Qfwfq Reports: BHA House Tour 2011

On Saturday I “got my inner WASP on” (as a friend cpmmented), and went on the BHA House Tour. The houses for this year’s tour seemed, from this person’s perspective, more understated than usual. There was little of the ostentatious displays of opulence that dominated the houses of tours past which always made one rush to Floyd for a stiff drink.

124 Willow, built in 1831 and renovated in 1885 by William Tubby, was the most impressive of the spaces, but its grandness only extended through the parlor floor rooms, as the rest of the home settled into an average feel. On the other end of the spectrum, the modern design and layout of 12 Sidney Place were not to our tastes, but the daughter’s loft space was pretty cool. 72 Hicks, with its fabric-covered walls, seemed to be a cleaner’s nightmare.

Yet, more interesting than the houses themselves were the people who shelled out the 40 bucks to meander house to house and ostensibly be impressed by the grandeur. It seems most people, including myself, privately find themselves feeling a mixture of awe and contempt — awe over the size and structure of the space, contempt for the owners who to their eyes abused it. “That chandelier is tacky”, “Why is the bed so short?”, “the staircase is gaudy”, “I prefer open kitchens”, “this is what? An EXERCISE ROOM?” — were a few of the comments overheard. The BHA tour guidebook — which is about 20% historical tidbit and 80% name-dropping — seemed to be totally ignored, as few cared if Winston Churchill really ate at the table, and were more concerned with the alignment of the personal mementos and tchotchkes that litter any person’s home according to their own logic. It seems we tour these houses to confirm our private hopes that those more well-off than us have as much subjectively poor taste as the rest of us.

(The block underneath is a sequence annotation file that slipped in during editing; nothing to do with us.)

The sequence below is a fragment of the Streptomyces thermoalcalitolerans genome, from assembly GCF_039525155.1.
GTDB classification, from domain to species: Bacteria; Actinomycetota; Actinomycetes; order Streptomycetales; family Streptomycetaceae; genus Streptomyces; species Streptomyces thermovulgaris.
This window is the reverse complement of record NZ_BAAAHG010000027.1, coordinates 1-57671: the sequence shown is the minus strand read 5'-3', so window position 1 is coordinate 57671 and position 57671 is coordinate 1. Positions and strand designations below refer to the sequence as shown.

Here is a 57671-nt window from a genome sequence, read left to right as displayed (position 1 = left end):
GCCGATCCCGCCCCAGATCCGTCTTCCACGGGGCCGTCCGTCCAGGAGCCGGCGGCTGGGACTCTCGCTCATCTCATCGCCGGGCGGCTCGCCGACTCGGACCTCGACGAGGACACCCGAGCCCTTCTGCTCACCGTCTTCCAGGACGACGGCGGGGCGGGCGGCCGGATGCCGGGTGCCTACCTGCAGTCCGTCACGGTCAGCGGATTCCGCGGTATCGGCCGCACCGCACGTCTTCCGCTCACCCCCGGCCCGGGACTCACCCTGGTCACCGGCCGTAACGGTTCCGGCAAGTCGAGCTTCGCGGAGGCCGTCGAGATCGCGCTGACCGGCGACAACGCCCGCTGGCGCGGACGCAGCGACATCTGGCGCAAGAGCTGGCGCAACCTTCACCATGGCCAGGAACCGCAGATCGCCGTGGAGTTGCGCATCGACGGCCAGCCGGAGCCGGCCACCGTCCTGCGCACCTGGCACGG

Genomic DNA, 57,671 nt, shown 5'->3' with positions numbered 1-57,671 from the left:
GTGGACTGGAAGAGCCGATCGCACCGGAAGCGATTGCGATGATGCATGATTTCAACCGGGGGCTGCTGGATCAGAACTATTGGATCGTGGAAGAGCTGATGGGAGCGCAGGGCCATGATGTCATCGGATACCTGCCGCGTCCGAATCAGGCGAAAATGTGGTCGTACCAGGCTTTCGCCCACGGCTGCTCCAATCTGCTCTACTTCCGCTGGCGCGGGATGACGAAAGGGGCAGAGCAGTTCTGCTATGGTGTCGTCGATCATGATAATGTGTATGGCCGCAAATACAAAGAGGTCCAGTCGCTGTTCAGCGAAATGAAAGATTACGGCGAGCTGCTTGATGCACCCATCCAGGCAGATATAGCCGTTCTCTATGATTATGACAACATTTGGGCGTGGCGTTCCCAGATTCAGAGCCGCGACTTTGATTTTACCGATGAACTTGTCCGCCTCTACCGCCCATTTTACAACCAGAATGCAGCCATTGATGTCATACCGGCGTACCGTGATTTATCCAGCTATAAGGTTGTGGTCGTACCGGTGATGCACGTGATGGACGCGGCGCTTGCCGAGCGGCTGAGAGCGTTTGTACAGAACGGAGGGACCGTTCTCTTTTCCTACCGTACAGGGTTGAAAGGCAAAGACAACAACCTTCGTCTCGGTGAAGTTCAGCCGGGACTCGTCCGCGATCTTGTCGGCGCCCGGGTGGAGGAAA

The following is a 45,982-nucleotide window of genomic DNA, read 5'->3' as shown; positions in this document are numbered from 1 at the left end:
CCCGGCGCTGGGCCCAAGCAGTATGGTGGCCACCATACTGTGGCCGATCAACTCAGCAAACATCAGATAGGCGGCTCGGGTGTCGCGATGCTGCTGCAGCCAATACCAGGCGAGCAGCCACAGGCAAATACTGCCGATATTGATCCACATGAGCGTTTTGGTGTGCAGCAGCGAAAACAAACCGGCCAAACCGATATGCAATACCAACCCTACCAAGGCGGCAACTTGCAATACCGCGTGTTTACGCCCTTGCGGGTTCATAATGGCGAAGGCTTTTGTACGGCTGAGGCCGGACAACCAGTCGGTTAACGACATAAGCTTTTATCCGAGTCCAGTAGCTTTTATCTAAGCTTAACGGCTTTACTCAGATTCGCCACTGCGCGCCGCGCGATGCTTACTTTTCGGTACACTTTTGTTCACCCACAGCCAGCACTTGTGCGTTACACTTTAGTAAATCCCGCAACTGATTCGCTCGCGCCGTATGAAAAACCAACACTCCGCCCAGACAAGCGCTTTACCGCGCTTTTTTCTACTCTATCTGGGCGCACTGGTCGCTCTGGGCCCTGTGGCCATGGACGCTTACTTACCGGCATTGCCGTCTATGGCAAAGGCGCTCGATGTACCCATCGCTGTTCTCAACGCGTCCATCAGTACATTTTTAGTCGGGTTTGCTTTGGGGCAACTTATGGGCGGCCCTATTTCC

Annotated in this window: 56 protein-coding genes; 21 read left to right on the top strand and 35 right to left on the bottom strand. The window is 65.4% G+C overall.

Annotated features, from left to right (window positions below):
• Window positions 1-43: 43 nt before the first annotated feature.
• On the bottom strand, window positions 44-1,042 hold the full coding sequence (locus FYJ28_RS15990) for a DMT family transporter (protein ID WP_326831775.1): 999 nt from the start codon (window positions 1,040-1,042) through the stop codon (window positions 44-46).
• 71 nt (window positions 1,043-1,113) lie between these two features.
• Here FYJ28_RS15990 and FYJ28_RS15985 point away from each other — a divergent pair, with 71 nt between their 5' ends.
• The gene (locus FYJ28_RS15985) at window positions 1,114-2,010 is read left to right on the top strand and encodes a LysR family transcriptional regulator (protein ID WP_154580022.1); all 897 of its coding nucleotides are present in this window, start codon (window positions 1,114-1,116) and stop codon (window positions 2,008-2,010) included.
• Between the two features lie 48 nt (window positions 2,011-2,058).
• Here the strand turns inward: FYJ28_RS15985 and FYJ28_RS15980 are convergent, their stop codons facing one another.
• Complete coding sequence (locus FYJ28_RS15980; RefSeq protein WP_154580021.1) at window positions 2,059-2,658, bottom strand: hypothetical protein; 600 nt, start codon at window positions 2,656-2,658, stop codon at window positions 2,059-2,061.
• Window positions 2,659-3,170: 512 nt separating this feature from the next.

I found myself making similar comments — “fabric walls?” “Mao-era ceramic figurines?” “This looks like it came from Ikea” — until I realized, hey, MY kitchen came from Ikea, what the hell am I talking about? What would I have done with the the space? Turned it into a Pee-Wee Herman’s playhouse? It was envy, over what I don’t have and can’t transform to fit my own personal aesthetic.

I wonder why the home-owners put themselves up to the scrutiny. Did the BHA brow-beat them, or were they so confident in their own tastes and positions that they simply don’t care?